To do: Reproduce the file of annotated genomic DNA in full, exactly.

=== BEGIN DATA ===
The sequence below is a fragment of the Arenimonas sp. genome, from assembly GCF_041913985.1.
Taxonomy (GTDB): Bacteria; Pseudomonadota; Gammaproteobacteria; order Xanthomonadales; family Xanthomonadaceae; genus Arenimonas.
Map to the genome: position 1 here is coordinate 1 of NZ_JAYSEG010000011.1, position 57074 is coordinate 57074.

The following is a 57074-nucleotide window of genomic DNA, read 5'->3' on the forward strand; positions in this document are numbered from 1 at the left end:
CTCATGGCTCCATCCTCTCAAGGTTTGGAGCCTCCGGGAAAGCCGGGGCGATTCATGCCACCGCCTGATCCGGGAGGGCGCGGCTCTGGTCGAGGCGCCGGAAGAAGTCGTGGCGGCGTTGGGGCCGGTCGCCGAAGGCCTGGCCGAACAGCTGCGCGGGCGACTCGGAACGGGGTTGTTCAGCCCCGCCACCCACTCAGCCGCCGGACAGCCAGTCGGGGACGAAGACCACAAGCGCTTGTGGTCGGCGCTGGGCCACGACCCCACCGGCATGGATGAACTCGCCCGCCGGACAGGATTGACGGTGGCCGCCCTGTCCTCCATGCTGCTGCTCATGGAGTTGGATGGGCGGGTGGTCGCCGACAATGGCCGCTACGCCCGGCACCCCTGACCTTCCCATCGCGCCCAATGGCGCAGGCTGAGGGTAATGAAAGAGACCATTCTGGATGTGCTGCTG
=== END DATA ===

The sequence below is a fragment of the Arenimonas sp. genome, from assembly GCF_041913985.1.
Taxonomy (GTDB): Bacteria; Pseudomonadota; Gammaproteobacteria; order Xanthomonadales; family Xanthomonadaceae; genus Arenimonas.
Map to the genome: position 1 here is coordinate 1 of NZ_JAYSEG010000011.1, position 57074 is coordinate 57074.

The following is a 57074-nucleotide window of genomic DNA, read 5'->3' on the forward strand; positions in this document are numbered from 1 at the left end:
CTCATGGCTCCATCCTCTCAAGGTTTGGAGCCTCCGGGAAAGCCGGGGCGATTCATGCCACCGCCTGATCCGGGAGGGCGCGGCTCTGGTCGAGGCGCCGGAAGAAGTCGTGGCGGCGTTGGGGCCGGTCGCCGAAGGCCTGGCCGAACAGCTGCGCGGGCGACTCGGAACGGGGTTGTTCAGCCCCGCCACCCACTCAGCCGCCGGACAGCCAGTCGGGGACGAAGACCACAAGCGCTTGTGGTCGGCGCTGGGCCACGACCCCACCGGCATGGATGAACTCGCCCGCCGGACAGGATTGACGGTGGCCGCCCTGTCCTCCATGCTGCTGCTCATGGAGTTGGATGGGCGGGTGGTCGCCGACAATGGCCGCTACGCCCGGCACCCCTGACCTTCCCATCGCGCCCAATGGCGCAGGCTGAGGGTAATGAAAGAGACCATTCTGGATGTGCTGCTG